The Vampire Diaries: The Complete Second Season
Warner Bros. // Unrated // $59.98 // August 30, 2011
Review by Ryan Keefer | posted September 5, 2011
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The Show:

The Vampire Diaries has managed to accomplish something that many other TV shows based on books have failed. In fact, having heard from my wife about the book series, the stories are actually better than in the book series written by L.J. Smith.

Centered in Mystic Falls, Virginia, Elena Gilbert (Nina Dobrev, The Roommate) and her brother Jeremy (Steven R. McQueen, Piranha) are typical high schoolers, except for their interesting extracurricular activities (and that they never seem to attend school). Elena is in love with vampire Stefan Salvatore (Paul Wesley, Killer Movie), and she tolerates but sometimes feels friendly toward his vampire brother Damon (Ian Somerhalder, Lost), who is also in love with Elena. Stefan and Damon's love for Elena was spurred on because Elena looks exactly like Katherine Pierce, a vampire they had both loved more than 100 years ago, reappears in Season Two and is also played by Dobrev. Identical in looks, yes, but Katherine was mean and selfish whereas Elena is pure and innocent. Oh, this love triangle (rectangle?) is nothing, but there is an extra in this DVD set that lays out the different love shapes.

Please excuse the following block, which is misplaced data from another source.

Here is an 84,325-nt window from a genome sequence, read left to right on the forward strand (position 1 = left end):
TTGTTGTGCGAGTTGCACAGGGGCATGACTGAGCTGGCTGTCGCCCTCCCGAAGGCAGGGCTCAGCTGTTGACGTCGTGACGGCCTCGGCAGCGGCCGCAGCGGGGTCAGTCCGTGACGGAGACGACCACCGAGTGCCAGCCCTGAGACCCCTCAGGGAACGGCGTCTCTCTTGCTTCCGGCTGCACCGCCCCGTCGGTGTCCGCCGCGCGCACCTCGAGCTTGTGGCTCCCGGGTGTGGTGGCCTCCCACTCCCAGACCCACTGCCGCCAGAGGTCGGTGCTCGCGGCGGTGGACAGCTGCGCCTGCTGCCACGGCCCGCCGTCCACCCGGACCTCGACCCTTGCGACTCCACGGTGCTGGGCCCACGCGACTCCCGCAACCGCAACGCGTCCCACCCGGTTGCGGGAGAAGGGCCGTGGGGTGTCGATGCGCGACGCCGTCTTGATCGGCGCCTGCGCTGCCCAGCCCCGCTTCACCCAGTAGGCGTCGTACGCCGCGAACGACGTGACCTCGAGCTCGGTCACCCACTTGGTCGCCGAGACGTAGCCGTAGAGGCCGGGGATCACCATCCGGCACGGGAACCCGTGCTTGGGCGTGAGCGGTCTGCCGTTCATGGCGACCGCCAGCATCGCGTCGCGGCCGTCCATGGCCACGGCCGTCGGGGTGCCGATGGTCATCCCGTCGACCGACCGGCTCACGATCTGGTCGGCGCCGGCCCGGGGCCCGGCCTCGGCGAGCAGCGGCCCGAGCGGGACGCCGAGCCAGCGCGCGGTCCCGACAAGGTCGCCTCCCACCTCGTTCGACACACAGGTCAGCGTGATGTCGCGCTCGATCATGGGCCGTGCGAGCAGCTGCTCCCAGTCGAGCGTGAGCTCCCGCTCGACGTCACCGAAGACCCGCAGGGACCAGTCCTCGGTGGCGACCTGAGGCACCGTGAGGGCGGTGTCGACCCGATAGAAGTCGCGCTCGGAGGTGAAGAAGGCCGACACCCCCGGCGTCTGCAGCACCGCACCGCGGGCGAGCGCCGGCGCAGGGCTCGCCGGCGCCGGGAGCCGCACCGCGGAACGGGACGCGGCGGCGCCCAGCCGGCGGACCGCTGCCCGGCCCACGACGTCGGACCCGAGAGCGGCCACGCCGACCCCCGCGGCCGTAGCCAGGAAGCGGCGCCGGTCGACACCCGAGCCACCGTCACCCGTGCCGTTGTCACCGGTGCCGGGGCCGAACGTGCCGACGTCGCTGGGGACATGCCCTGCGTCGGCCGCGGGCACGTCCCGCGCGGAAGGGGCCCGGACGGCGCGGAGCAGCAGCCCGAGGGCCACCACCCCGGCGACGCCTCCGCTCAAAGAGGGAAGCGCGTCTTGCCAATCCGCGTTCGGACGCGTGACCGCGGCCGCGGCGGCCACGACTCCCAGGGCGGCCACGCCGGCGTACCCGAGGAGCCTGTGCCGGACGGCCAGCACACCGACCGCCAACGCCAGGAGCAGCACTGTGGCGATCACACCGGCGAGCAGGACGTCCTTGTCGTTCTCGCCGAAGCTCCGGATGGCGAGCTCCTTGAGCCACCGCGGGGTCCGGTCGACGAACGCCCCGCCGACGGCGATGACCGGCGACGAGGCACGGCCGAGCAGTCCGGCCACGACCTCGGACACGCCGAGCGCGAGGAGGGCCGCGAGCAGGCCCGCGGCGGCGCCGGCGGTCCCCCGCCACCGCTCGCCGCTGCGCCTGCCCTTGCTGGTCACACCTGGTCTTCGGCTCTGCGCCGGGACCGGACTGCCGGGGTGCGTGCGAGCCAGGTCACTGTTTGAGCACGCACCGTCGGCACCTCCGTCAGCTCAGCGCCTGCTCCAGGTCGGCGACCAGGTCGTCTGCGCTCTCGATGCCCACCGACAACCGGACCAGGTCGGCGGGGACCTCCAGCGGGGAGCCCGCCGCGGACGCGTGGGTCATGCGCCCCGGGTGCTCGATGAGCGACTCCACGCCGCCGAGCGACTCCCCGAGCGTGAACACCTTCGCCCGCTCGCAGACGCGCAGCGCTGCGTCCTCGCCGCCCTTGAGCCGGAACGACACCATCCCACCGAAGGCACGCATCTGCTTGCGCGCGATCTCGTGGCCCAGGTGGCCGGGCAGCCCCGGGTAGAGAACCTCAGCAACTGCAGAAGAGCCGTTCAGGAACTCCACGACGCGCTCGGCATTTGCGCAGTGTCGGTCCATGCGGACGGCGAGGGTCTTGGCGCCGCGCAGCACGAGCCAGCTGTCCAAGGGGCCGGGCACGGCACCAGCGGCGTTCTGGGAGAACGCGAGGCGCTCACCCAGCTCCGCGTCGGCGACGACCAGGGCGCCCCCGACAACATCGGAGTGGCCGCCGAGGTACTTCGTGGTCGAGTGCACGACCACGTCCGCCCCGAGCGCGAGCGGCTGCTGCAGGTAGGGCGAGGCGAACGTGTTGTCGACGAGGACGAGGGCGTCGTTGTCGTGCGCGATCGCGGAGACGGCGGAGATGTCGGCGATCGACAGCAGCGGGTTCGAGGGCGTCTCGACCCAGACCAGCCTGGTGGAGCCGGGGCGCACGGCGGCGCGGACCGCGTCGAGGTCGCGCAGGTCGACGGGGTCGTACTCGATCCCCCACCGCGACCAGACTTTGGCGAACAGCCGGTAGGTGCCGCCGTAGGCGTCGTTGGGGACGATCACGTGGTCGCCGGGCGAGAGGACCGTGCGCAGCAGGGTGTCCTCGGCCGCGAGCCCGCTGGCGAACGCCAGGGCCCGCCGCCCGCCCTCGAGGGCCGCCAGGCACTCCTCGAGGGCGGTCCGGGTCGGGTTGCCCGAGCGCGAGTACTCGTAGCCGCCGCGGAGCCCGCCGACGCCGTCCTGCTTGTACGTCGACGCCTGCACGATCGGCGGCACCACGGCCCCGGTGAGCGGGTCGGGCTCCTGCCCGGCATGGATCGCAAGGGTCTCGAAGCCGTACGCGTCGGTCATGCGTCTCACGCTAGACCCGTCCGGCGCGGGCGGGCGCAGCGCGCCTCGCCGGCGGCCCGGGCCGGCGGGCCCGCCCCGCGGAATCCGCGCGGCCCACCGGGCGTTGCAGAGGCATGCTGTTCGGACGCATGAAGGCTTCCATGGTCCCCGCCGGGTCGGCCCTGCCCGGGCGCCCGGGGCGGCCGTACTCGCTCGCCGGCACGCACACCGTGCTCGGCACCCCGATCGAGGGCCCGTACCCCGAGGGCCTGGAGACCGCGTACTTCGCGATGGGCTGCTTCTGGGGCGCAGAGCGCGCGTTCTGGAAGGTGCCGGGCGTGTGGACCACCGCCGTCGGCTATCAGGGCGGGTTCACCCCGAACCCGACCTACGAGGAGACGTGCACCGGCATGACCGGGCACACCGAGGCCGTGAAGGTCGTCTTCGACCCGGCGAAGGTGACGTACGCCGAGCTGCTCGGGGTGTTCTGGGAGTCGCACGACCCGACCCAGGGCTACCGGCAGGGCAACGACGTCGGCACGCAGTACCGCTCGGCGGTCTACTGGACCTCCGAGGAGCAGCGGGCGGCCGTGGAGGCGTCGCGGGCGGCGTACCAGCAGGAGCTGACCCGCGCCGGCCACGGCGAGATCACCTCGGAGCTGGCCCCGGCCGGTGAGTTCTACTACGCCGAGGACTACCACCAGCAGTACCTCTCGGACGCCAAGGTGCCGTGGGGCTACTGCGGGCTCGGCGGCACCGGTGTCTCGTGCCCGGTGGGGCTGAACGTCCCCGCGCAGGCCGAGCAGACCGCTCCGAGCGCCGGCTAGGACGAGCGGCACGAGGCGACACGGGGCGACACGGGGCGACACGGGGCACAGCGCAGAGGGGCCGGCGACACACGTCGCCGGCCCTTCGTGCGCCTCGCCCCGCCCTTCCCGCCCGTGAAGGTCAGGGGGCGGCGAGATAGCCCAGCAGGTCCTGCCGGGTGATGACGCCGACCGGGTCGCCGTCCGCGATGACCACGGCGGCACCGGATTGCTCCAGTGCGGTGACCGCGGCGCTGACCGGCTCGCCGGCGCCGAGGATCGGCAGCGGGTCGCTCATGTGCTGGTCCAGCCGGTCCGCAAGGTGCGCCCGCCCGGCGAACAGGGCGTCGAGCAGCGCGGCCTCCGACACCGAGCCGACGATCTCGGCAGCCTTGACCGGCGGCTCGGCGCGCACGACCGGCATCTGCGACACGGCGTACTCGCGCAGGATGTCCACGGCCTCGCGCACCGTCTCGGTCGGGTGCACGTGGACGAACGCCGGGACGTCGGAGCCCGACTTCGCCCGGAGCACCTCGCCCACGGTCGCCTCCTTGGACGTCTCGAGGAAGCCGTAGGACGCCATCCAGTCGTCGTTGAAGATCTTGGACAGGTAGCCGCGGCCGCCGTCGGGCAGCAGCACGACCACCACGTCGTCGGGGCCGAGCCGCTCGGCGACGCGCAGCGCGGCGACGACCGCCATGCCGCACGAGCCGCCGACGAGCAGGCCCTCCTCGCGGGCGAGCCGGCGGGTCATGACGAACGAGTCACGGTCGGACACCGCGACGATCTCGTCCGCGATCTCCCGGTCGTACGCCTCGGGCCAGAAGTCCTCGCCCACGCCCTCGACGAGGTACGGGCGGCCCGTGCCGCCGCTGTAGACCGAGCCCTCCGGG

Then, there is Elena's best friend and witch Bonnie Bennett (Kat Graham, The Roommate), her friend Caroline Forbes (Candice Accola, Juno), her sometimes boyfriend Matt Donovan (Zach Roerig, Assassination of a High School President), and his friend Tyler Lockwood (Michael Trevino, The Riches). Then finally, the series' adults: Jenna Sommers (Sara Canning) as Elena and Jeremy's aunt and guardian, and Alaric Saltzman (Matthew Davis, Tigerland), the English teacher and Jenna's boyfriend in general. Interestingly, Jenna is the only one not privy to the supernatural goings-on, but that all changes in Season Two.